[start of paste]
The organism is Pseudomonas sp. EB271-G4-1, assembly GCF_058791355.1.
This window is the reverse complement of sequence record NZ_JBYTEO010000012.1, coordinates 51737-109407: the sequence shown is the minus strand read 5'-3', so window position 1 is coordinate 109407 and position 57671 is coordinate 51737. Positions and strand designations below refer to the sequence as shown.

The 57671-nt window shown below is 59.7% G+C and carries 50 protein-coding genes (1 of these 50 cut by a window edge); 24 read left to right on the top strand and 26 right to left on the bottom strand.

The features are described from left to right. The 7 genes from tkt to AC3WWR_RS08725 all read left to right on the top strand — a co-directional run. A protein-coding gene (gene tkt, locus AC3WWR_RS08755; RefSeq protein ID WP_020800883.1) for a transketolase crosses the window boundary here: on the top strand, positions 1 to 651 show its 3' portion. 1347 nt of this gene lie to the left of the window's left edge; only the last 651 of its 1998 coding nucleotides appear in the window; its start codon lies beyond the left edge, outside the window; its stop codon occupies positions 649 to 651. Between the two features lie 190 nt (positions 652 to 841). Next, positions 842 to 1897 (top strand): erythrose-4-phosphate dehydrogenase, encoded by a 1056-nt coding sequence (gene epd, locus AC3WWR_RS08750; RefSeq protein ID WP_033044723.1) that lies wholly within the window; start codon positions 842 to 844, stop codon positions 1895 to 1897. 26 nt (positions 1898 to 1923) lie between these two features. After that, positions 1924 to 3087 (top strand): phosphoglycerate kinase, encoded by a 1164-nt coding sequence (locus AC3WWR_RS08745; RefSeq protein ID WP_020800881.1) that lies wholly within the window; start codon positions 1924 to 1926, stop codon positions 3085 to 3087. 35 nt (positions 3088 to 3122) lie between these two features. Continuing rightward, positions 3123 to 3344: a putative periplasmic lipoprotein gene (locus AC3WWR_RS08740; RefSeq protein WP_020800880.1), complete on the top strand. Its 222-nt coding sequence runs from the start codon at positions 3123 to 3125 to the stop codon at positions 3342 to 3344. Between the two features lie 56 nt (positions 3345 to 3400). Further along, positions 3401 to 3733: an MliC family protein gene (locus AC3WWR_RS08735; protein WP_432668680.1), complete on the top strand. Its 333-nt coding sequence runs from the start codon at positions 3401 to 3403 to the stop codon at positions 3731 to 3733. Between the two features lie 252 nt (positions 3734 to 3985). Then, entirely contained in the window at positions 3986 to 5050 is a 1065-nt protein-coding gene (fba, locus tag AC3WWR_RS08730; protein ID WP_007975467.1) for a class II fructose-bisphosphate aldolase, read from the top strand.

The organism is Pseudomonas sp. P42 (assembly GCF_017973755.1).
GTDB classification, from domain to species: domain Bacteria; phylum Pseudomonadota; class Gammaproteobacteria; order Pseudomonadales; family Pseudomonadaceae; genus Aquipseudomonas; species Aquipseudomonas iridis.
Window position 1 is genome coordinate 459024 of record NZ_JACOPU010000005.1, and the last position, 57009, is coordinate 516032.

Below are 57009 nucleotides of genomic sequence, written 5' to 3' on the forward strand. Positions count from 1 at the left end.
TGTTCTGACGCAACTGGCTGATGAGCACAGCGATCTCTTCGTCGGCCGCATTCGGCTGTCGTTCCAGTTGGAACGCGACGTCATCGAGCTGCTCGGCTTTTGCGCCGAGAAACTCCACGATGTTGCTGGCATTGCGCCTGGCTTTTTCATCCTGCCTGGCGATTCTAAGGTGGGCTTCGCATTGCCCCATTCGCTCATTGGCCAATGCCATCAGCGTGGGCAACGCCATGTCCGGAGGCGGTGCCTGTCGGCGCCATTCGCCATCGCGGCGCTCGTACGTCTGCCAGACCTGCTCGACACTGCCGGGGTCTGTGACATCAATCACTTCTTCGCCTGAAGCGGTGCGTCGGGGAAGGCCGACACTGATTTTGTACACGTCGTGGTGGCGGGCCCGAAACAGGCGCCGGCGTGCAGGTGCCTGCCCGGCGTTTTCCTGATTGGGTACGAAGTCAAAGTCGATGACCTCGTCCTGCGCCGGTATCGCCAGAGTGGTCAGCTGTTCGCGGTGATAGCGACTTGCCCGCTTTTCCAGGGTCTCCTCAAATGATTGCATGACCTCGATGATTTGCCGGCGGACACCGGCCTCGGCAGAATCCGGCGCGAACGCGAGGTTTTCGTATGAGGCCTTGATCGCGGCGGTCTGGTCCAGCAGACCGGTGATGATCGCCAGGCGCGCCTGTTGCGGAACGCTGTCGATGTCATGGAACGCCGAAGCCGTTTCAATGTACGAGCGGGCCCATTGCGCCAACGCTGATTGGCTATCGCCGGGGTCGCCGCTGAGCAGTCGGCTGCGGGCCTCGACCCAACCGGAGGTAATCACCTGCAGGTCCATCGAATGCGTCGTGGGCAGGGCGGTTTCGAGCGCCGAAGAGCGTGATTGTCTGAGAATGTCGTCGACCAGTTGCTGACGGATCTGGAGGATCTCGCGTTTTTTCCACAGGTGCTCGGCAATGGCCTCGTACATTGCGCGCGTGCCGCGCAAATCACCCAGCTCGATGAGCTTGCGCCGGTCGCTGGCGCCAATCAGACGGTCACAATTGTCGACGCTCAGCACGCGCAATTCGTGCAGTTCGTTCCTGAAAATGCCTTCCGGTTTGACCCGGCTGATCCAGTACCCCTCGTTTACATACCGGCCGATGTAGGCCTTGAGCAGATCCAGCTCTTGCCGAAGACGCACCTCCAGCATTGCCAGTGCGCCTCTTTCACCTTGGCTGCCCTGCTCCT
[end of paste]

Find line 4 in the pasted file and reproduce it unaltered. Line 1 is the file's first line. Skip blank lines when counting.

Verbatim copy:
The features are described from left to right. The 7 genes from tkt to AC3WWR_RS08725 all read left to right on the top strand — a co-directional run. A protein-coding gene (gene tkt, locus AC3WWR_RS08755; RefSeq protein ID WP_020800883.1) for a transketolase crosses the window boundary here: on the top strand, positions 1 to 651 show its 3' portion. 1347 nt of this gene lie to the left of the window's left edge; only the last 651 of its 1998 coding nucleotides appear in the window; its start codon lies beyond the left edge, outside the window; its stop codon occupies positions 649 to 651. Between the two features lie 190 nt (positions 652 to 841). Next, positions 842 to 1897 (top strand): erythrose-4-phosphate dehydrogenase, encoded by a 1056-nt coding sequence (gene epd, locus AC3WWR_RS08750; RefSeq protein ID WP_033044723.1) that lies wholly within the window; start codon positions 842 to 844, stop codon positions 1895 to 1897. 26 nt (positions 1898 to 1923) lie between these two features. After that, positions 1924 to 3087 (top strand): phosphoglycerate kinase, encoded by a 1164-nt coding sequence (locus AC3WWR_RS08745; RefSeq protein ID WP_020800881.1) that lies wholly within the window; start codon positions 1924 to 1926, stop codon positions 3085 to 3087. 35 nt (positions 3088 to 3122) lie between these two features. Continuing rightward, positions 3123 to 3344: a putative periplasmic lipoprotein gene (locus AC3WWR_RS08740; RefSeq protein WP_020800880.1), complete on the top strand. Its 222-nt coding sequence runs from the start codon at positions 3123 to 3125 to the stop codon at positions 3342 to 3344. Between the two features lie 56 nt (positions 3345 to 3400). Further along, positions 3401 to 3733: an MliC family protein gene (locus AC3WWR_RS08735; protein WP_432668680.1), complete on the top strand. Its 333-nt coding sequence runs from the start codon at positions 3401 to 3403 to the stop codon at positions 3731 to 3733. Between the two features lie 252 nt (positions 3734 to 3985). Then, entirely contained in the window at positions 3986 to 5050 is a 1065-nt protein-coding gene (fba, locus tag AC3WWR_RS08730; protein ID WP_007975467.1) for a class II fructose-bisphosphate aldolase, read from the top strand.